That part of Nebraska lying south of the Platte river, covering an area of about 23,844 square miles, was erected into the Catholic Diocese of Lincoln on August 2, 1887. It is interesting to trace the gradual evolution of this territory from an unknown region in 1493 into a prosperous diocese in 1887.
   On June 25, 1493, Pope Alexander the Sixth published a bull erecting "those lands and islands which have been recently discovered in the western regions and the Oceanic Sea, as well as those that may yet be discovered," into a vicariate apostolic, and appointing Rev. Bernard Boil, the provincial of the Franciscan, in Spain, as vicar apostolic.
   Nevertheless, the authority of this vicar was



disregarded by the bishops of Spain, France, and England, who exercised their jurisdiction over the respective parts of America, under the control of their governments, until after the Declaration of Independence and the establishment of an American hierarchy. Hence this region of Nebraska was theoretically under the ecclesiastical jurisdiction of Spain from 1493 to 1682, when it came under the rule of the bishop of Quebec, and so remained until 1776. For the next five years it was subject to the bishop of Havana, Cuba. In 1781 Rt. Rev. Cyril de Barcelona was consecrated auxiliary bishop of Havana. He resided in New Orleans, and his jurisdiction extended over the Louisiana Territory and the Floridas until 1795, when he was succeeded by Bishop Louis Penalvert, who also resided in New Orleans until 1802. Then France exercised jurisdiction until 1805, when Archbishop John Carroll of Baltimore was appointed as administrator, his authority ceasing in 1815. From that time the bishop of New Orleans ruled until 1827, when it came under the jurisdiction of St. Louis. In 1850, Rome established the "Vicariate Apostolic of the Territory East of the Rocky Mountains." This vicariate included all territory west of the Missouri river to the Rocky mountains, and from the southern boundary of Kansas to the British possessions. Rt. Rev. John B. Miége, S.J., was appointed vicar apostolic.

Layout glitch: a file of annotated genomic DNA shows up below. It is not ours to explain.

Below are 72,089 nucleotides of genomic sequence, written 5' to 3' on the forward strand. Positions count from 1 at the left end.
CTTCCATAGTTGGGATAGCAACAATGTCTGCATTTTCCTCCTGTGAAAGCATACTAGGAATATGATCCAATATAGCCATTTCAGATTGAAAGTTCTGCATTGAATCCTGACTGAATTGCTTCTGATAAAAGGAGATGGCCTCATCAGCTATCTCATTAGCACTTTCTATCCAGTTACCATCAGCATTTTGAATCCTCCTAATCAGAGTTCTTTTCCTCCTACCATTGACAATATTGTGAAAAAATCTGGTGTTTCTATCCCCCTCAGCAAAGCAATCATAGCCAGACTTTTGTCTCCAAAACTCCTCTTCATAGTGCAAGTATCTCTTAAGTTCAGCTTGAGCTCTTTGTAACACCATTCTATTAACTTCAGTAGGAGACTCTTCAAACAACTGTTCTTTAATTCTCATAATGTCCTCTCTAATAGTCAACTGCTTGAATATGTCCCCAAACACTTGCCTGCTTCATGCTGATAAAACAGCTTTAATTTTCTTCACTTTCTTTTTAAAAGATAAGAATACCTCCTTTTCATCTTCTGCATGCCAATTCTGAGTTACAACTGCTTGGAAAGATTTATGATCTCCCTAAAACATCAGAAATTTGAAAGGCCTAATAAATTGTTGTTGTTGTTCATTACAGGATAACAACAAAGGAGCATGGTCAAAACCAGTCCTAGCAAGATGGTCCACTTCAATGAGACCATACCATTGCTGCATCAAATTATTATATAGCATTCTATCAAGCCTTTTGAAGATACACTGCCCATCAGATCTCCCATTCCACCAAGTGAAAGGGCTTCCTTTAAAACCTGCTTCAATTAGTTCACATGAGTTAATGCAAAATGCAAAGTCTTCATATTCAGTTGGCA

In 1857 Kansas was cut off, and the remaining part was erected into the vicariate of Nebraska. This vicariate was gradually trimmed down until 1885, when, comprising Nebraska and Wyoming, the diocese of Omaha was erected. Two years later, in 1887, took place the establishment of the present diocese of Lincoln. Its history is no less interesting. If Coronado's expedition entered the present state of Nebraska, it must have been somewhere within the limits of the Lincoln diocese. However, the first authentic records we have of Catholic priests ministering within the present borders of Nebraska, and of the Lincoln diocese, are those of the Jesuit Indian missionaries. Many of the early traders and trappers who dwelt in these regions had been baptized as Catholics, but, being far removed from churches and priests, they retained only the name and some traditions.
   The Jesuit Fathers, Peter John De Smet and Christian Hoecken, visited and baptized among the Indians living along the Missouri river. Father De Smet, in a letter dated De-